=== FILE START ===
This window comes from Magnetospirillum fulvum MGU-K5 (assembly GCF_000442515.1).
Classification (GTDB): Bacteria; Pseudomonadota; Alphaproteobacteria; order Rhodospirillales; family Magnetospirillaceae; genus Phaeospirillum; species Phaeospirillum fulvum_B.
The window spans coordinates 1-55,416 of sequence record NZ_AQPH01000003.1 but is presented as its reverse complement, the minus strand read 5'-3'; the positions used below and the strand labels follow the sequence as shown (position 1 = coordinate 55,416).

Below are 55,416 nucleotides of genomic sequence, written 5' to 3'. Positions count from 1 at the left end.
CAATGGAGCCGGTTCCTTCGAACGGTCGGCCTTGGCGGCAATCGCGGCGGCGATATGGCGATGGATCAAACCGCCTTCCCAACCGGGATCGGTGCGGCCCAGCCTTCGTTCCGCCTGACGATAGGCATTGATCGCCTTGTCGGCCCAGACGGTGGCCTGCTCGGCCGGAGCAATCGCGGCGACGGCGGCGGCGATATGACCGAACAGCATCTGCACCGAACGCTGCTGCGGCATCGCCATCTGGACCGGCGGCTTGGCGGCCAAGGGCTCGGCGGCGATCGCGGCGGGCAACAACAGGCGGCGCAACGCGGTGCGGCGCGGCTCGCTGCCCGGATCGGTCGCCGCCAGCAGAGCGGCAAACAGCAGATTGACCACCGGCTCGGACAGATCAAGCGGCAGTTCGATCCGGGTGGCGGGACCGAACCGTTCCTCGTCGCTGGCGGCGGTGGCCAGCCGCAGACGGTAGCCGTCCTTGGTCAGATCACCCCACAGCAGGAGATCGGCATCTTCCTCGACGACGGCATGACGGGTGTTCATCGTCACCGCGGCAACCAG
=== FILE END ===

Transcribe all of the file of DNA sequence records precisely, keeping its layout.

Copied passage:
This window comes from Magnetospirillum fulvum MGU-K5 (assembly GCF_000442515.1).
Classification (GTDB): Bacteria; Pseudomonadota; Alphaproteobacteria; order Rhodospirillales; family Magnetospirillaceae; genus Phaeospirillum; species Phaeospirillum fulvum_B.
The window spans coordinates 1-55,416 of sequence record NZ_AQPH01000003.1 but is presented as its reverse complement, the minus strand read 5'-3'; the positions used below and the strand labels follow the sequence as shown (position 1 = coordinate 55,416).

Below are 55,416 nucleotides of genomic sequence, written 5' to 3'. Positions count from 1 at the left end.
CAATGGAGCCGGTTCCTTCGAACGGTCGGCCTTGGCGGCAATCGCGGCGGCGATATGGCGATGGATCAAACCGCCTTCCCAACCGGGATCGGTGCGGCCCAGCCTTCGTTCCGCCTGACGATAGGCATTGATCGCCTTGTCGGCCCAGACGGTGGCCTGCTCGGCCGGAGCAATCGCGGCGACGGCGGCGGCGATATGACCGAACAGCATCTGCACCGAACGCTGCTGCGGCATCGCCATCTGGACCGGCGGCTTGGCGGCCAAGGGCTCGGCGGCGATCGCGGCGGGCAACAACAGGCGGCGCAACGCGGTGCGGCGCGGCTCGCTGCCCGGATCGGTCGCCGCCAGCAGAGCGGCAAACAGCAGATTGACCACCGGCTCGGACAGATCAAGCGGCAGTTCGATCCGGGTGGCGGGACCGAACCGTTCCTCGTCGCTGGCGGCGGTGGCCAGCCGCAGACGGTAGCCGTCCTTGGTCAGATCACCCCACAGCAGGAGATCGGCATCTTCCTCGACGACGGCATGACGGGTGTTCATCGTCACCGCGGCAACCAG